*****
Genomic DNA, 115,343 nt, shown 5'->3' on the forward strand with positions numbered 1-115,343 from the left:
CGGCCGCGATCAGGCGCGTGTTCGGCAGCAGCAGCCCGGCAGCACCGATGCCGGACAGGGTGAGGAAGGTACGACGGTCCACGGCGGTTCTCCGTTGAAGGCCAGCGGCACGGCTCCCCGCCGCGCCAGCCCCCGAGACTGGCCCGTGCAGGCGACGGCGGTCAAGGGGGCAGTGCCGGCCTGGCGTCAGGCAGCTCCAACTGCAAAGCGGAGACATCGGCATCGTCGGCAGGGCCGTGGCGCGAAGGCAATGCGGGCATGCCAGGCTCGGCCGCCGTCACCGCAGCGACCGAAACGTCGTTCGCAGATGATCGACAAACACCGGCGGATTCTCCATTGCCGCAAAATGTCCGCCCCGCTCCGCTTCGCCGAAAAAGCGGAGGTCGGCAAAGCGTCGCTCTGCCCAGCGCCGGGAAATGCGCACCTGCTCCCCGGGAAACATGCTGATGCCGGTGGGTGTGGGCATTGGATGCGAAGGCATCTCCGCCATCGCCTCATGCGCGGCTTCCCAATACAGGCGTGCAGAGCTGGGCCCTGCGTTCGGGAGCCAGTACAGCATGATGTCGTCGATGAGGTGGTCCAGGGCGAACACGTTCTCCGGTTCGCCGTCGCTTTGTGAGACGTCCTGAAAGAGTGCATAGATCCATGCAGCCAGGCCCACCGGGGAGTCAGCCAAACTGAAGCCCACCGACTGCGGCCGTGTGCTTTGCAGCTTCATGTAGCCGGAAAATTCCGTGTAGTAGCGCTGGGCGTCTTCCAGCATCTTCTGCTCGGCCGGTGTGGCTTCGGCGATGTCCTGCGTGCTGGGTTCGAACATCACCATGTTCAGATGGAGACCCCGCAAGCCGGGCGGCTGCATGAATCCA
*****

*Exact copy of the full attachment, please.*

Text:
Genomic DNA, 115,343 nt, shown 5'->3' on the forward strand with positions numbered 1-115,343 from the left:
CGGCCGCGATCAGGCGCGTGTTCGGCAGCAGCAGCCCGGCAGCACCGATGCCGGACAGGGTGAGGAAGGTACGACGGTCCACGGCGGTTCTCCGTTGAAGGCCAGCGGCACGGCTCCCCGCCGCGCCAGCCCCCGAGACTGGCCCGTGCAGGCGACGGCGGTCAAGGGGGCAGTGCCGGCCTGGCGTCAGGCAGCTCCAACTGCAAAGCGGAGACATCGGCATCGTCGGCAGGGCCGTGGCGCGAAGGCAATGCGGGCATGCCAGGCTCGGCCGCCGTCACCGCAGCGACCGAAACGTCGTTCGCAGATGATCGACAAACACCGGCGGATTCTCCATTGCCGCAAAATGTCCGCCCCGCTCCGCTTCGCCGAAAAAGCGGAGGTCGGCAAAGCGTCGCTCTGCCCAGCGCCGGGAAATGCGCACCTGCTCCCCGGGAAACATGCTGATGCCGGTGGGTGTGGGCATTGGATGCGAAGGCATCTCCGCCATCGCCTCATGCGCGGCTTCCCAATACAGGCGTGCAGAGCTGGGCCCTGCGTTCGGGAGCCAGTACAGCATGATGTCGTCGATGAGGTGGTCCAGGGCGAACACGTTCTCCGGTTCGCCGTCGCTTTGTGAGACGTCCTGAAAGAGTGCATAGATCCATGCAGCCAGGCCCACCGGGGAGTCAGCCAAACTGAAGCCCACCGACTGCGGCCGTGTGCTTTGCAGCTTCATGTAGCCGGAAAATTCCGTGTAGTAGCGCTGGGCGTCTTCCAGCATCTTCTGCTCGGCCGGTGTGGCTTCGGCGATGTCCTGCGTGCTGGGTTCGAACATCACCATGTTCAGATGGAGACCCCGCAAGCCGGGCGGCTGCATGAATCCA